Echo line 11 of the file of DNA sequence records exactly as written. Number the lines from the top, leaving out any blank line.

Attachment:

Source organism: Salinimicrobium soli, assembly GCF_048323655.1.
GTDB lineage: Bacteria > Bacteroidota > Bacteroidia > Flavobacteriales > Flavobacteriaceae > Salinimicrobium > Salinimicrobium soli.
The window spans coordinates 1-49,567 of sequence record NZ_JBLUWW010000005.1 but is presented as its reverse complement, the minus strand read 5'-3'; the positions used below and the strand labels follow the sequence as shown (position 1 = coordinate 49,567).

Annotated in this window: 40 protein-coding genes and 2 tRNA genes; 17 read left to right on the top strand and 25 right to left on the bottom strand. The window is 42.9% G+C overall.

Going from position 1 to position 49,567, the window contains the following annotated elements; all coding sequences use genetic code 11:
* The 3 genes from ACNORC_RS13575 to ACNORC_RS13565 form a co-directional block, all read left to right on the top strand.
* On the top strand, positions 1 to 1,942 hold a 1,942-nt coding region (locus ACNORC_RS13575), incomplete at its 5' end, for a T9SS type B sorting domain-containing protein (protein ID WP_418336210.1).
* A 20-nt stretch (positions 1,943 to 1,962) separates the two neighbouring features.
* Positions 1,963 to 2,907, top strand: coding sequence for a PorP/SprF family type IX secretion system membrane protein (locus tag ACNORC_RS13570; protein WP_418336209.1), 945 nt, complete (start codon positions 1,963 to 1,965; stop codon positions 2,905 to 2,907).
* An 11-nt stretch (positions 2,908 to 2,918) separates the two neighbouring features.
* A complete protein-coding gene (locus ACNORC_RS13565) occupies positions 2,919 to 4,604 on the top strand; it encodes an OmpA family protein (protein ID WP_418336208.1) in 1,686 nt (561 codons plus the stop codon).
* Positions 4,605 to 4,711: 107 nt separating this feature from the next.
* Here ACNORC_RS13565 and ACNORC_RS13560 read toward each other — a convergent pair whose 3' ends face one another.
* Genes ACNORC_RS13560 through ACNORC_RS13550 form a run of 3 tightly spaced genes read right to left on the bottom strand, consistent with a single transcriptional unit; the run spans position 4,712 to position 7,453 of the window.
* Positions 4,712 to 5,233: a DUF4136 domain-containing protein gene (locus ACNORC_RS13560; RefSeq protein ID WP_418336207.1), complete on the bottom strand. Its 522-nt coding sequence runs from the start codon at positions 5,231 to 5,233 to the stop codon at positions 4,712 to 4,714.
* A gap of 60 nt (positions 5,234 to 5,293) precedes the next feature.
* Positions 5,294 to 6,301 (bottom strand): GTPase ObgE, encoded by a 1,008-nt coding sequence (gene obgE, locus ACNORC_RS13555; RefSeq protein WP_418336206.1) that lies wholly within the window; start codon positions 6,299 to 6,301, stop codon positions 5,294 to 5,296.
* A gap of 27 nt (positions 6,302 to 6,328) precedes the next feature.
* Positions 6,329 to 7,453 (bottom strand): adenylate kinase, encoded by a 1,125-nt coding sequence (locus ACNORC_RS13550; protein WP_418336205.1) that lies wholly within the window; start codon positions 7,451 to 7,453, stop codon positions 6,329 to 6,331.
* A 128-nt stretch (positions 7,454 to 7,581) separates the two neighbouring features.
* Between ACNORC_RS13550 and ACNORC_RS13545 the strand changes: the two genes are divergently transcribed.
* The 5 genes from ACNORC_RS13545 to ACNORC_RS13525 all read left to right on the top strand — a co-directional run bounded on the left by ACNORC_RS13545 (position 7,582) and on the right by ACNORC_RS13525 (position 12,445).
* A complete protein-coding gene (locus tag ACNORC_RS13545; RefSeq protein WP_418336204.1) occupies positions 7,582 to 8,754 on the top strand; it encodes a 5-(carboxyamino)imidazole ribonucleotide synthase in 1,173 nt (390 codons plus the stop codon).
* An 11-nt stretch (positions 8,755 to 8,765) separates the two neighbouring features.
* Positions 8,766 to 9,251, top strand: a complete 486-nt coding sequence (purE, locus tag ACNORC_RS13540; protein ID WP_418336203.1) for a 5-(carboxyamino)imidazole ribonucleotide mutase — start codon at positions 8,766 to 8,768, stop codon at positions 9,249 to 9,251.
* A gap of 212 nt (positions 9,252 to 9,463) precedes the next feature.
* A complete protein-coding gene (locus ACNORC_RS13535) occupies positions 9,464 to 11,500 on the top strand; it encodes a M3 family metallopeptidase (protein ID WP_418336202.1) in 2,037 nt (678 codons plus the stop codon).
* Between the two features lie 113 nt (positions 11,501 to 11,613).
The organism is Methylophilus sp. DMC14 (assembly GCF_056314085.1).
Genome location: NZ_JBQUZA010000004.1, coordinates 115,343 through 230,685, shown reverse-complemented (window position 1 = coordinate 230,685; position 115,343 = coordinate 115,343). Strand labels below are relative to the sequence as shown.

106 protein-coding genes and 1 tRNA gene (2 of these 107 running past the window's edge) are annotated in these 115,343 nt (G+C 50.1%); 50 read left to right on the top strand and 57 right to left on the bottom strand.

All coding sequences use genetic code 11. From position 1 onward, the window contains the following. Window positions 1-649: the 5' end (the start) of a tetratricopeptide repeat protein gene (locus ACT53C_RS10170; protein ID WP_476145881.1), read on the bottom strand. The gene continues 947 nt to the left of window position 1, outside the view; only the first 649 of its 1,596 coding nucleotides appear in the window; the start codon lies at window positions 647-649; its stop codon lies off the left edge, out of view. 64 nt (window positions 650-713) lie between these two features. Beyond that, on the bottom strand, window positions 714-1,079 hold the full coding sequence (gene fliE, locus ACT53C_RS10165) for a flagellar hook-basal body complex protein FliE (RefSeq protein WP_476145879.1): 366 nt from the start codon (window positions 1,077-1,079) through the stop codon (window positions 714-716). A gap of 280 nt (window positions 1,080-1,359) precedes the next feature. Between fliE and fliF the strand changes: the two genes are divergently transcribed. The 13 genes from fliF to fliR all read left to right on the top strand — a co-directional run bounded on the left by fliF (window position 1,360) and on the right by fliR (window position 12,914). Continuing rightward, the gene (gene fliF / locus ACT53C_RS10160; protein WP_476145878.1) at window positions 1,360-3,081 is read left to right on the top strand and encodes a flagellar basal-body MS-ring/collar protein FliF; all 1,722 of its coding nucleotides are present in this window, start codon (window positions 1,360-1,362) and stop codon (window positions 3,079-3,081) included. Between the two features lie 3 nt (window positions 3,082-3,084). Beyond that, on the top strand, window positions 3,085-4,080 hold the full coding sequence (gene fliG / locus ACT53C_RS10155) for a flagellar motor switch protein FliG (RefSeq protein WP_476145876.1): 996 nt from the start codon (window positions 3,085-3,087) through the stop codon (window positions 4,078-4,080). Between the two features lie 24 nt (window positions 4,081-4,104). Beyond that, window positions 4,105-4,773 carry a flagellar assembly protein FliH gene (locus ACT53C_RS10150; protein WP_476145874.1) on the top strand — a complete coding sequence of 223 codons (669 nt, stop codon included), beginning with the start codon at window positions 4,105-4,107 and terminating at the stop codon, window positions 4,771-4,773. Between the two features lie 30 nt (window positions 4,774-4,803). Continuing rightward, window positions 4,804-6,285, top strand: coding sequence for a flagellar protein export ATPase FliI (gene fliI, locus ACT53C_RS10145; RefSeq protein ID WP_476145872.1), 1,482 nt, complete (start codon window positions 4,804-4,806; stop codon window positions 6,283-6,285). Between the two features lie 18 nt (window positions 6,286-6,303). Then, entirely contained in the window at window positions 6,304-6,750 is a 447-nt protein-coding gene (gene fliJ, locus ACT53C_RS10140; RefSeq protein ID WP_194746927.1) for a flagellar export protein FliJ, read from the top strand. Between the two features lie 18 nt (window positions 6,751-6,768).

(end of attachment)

* A complete protein-coding gene (locus ACNORC_RS13565) occupies positions 2,919 to 4,604 on the top strand; it encodes an OmpA family protein (protein ID WP_418336208.1) in 1,686 nt (561 codons plus the stop codon).